Because the Company’s product sales agreements have an expected duration of one year or less, the Company has elected to adopt the practical expedient in ASC 606-10-50-14(a) of not disclosing information about its remaining performance obligations.

 

Manufacturing Services

 

The Company provides manufacturing services in exchange primarily for fixed fees; however, the initial two MLSE units are subject to variable pricing under the $50 million purchase order from MTIX. Under the terms of the MLSE purchase order, the Company is entitled to cost plus $100,000 for the manufacture of the first two MLSE units. The Company has determined that the costs of manufacturing the MLSE units will decline over time because of a learning curve which will result in a greater amount of revenue being recognized for these initial two MLSE units.

 

 F-12 
 

 

DPW HOLDINGS AND SUBSIDIARIES

NOTES TO CONDENSED CONSOLIDATED FINANCIAL STATEMENTS – Unaudited (Continued)

MARCH 31, 2020

 

 

 

 

For manufacturing services, which include revenues generated by Enertec and in certain instances revenues generated by Gresham Power, the Company’s performance obligation for manufacturing services is satisfied over time as the Company creates or enhances an asset based on criteria that are unique to the customer and that the customer controls as the asset is created or enhanced. Generally, the Company recognizes revenue based upon proportional performance over time using a cost to cost method which measures progress based on the costs incurred to total expected costs in satisfying its performance obligation. This method provides a depiction of the progress in providing the manufacturing service because there is a direct relationship between the costs incurred by the Company and the transfer of the manufacturing service to the customer. Manufacturing services that are recognized based upon the proportional performance method are included in the above table as services transferred over time and to the extent the customer has not been invoiced for these revenues, as accrued revenue in the accompanying consolidated balance sheets. Revisions to the Company’s estimates may result in increases or decreases to revenues and income and are reflected in the consolidated financial statements in the periods in which they are first identified.

 

The Company has elected the practical expedient to not adjust the promised amount of consideration for the effects of a significant financing component to the extent that the period between when the Company transfers its promised good or service to the customer and when the customer pays in one year or less.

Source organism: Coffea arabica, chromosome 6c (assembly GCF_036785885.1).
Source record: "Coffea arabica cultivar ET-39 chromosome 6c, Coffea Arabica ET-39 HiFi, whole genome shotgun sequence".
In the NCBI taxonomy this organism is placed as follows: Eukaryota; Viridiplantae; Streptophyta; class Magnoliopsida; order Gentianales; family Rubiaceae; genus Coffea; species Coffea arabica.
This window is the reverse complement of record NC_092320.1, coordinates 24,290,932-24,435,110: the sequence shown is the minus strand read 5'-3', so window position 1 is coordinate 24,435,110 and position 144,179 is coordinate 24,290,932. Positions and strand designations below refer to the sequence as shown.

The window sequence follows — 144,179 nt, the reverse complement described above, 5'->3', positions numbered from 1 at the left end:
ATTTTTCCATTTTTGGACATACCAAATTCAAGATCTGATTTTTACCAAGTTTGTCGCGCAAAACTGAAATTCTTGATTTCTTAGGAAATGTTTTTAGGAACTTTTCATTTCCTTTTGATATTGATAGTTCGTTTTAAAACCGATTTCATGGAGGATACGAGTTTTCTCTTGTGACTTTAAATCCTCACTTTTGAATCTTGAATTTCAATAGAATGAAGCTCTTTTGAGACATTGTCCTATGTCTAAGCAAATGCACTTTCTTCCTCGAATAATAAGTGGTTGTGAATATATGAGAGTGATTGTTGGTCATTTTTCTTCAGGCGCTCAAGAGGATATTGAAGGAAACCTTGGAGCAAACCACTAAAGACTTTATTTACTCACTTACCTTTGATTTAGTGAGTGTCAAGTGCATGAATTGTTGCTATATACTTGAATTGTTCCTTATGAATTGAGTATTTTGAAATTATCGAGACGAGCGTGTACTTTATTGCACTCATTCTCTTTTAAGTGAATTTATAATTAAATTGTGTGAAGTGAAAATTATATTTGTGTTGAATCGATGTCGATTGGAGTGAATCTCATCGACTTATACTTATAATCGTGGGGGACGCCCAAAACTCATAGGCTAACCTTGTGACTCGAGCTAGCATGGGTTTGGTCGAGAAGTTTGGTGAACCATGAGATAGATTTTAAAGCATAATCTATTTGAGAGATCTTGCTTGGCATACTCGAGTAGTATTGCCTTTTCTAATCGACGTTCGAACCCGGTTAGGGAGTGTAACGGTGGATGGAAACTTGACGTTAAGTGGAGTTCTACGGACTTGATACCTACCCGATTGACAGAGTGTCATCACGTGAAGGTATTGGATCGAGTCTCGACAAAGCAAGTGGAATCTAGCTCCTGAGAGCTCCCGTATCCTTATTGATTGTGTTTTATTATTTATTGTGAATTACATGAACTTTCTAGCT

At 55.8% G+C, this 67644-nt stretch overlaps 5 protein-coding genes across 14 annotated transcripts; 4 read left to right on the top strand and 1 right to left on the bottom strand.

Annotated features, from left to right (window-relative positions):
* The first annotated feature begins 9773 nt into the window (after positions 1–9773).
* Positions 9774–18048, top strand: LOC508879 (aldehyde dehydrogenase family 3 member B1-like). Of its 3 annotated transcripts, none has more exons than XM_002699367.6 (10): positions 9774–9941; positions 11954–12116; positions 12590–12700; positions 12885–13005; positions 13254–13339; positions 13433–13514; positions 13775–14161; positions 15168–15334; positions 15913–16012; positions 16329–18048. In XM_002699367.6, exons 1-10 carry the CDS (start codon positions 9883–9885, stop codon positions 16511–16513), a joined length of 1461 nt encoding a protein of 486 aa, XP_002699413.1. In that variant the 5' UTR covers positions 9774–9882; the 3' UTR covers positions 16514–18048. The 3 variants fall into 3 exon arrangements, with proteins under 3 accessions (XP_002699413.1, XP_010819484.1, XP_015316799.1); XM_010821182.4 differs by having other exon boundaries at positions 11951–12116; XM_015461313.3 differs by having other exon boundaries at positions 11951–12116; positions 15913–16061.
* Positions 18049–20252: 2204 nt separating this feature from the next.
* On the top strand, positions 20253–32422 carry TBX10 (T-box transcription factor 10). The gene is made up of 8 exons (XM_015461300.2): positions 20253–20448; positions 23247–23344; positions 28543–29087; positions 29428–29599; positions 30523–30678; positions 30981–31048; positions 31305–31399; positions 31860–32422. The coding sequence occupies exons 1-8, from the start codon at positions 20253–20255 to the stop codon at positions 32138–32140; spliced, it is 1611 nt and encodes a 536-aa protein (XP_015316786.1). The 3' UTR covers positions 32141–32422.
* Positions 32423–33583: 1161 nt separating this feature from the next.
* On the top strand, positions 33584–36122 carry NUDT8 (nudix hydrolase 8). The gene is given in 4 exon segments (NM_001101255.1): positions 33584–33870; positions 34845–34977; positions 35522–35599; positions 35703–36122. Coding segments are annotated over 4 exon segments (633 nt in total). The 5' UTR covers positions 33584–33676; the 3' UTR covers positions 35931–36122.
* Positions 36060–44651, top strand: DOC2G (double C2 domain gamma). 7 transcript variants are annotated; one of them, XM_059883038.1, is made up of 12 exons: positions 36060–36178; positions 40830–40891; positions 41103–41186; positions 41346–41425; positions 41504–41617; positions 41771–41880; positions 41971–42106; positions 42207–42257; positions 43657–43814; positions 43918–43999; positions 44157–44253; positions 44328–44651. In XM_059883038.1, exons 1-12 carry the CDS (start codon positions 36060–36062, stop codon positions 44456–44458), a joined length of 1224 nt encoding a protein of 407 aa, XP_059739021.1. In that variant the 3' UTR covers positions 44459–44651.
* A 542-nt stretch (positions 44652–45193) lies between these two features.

The aggregate amount of the transaction price allocated to the performance obligation that is partially unsatisfied as of March 31, 2020, for the MLSE units was approximately $48 million, representing 24 MLSE units. Based on our expectations regarding funding of the production process and our experience building the first machines, the Company expects to recognize the remaining revenue related to the partially unsatisfied performance obligation over an estimated three year period. The Company will be paid in installments for this performance obligation over the estimated period that the remaining revenue is recognized.

 

Lending Activities

 

DP Lending generates revenue from lending activities primarily through interest, origination fees and late/other fees. Interest income on these products is calculated based on the contractual interest rate and recorded as interest income as earned. The origination fees or original issue discounts are recognized over the life of the loan using the effective interest method.

 

Fair value of Financial Instruments

 

In accordance with ASC No. 820, Fair Value Measurements and Disclosures, fair value is defined as the exit price, or the amount that would be received for the sale of an asset or paid to transfer a liability in an orderly transaction between market participants as of the measurement date.

 

The guidance also establishes a hierarchy for inputs used in measuring fair value that maximizes the use of observable inputs and minimizes the use of unobservable inputs by requiring that the most observable inputs be used when available. Observable inputs include those that market participants would use in valuing the asset or liability and are developed based on market data obtained from sources independent of the Company. Unobservable inputs are inputs that reflect the Company’s assumptions about the factors that market participants would use in valuing the asset or liability. The guidance establishes three levels of inputs that may be used to measure fair value: